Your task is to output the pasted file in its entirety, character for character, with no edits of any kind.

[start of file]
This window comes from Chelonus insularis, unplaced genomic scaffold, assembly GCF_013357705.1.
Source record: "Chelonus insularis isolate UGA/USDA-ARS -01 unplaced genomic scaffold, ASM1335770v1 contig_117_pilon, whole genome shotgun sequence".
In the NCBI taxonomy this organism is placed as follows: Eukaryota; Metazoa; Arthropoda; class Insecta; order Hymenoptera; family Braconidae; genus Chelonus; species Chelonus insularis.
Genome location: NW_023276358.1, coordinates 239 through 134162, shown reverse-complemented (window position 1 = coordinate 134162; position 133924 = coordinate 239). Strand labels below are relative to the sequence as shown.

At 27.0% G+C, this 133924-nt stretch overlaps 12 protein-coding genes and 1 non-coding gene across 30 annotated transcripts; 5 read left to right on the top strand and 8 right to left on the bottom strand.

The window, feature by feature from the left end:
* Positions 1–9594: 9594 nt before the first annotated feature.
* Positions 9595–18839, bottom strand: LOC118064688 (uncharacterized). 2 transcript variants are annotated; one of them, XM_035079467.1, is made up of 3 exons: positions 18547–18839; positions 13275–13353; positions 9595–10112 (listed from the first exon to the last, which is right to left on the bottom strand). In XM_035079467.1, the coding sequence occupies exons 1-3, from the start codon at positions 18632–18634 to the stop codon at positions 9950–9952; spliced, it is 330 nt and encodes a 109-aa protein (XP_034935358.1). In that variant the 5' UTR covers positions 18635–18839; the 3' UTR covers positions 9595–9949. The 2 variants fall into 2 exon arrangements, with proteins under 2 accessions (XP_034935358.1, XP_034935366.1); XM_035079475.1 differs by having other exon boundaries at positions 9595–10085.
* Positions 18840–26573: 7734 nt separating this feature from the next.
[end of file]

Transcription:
This window comes from Chelonus insularis, unplaced genomic scaffold, assembly GCF_013357705.1.
Source record: "Chelonus insularis isolate UGA/USDA-ARS -01 unplaced genomic scaffold, ASM1335770v1 contig_117_pilon, whole genome shotgun sequence".
In the NCBI taxonomy this organism is placed as follows: Eukaryota; Metazoa; Arthropoda; class Insecta; order Hymenoptera; family Braconidae; genus Chelonus; species Chelonus insularis.
Genome location: NW_023276358.1, coordinates 239 through 134162, shown reverse-complemented (window position 1 = coordinate 134162; position 133924 = coordinate 239). Strand labels below are relative to the sequence as shown.

At 27.0% G+C, this 133924-nt stretch overlaps 12 protein-coding genes and 1 non-coding gene across 30 annotated transcripts; 5 read left to right on the top strand and 8 right to left on the bottom strand.

The window, feature by feature from the left end:
* Positions 1–9594: 9594 nt before the first annotated feature.
* Positions 9595–18839, bottom strand: LOC118064688 (uncharacterized). 2 transcript variants are annotated; one of them, XM_035079467.1, is made up of 3 exons: positions 18547–18839; positions 13275–13353; positions 9595–10112 (listed from the first exon to the last, which is right to left on the bottom strand). In XM_035079467.1, the coding sequence occupies exons 1-3, from the start codon at positions 18632–18634 to the stop codon at positions 9950–9952; spliced, it is 330 nt and encodes a 109-aa protein (XP_034935358.1). In that variant the 5' UTR covers positions 18635–18839; the 3' UTR covers positions 9595–9949. The 2 variants fall into 2 exon arrangements, with proteins under 2 accessions (XP_034935358.1, XP_034935366.1); XM_035079475.1 differs by having other exon boundaries at positions 9595–10085.
* Positions 18840–26573: 7734 nt separating this feature from the next.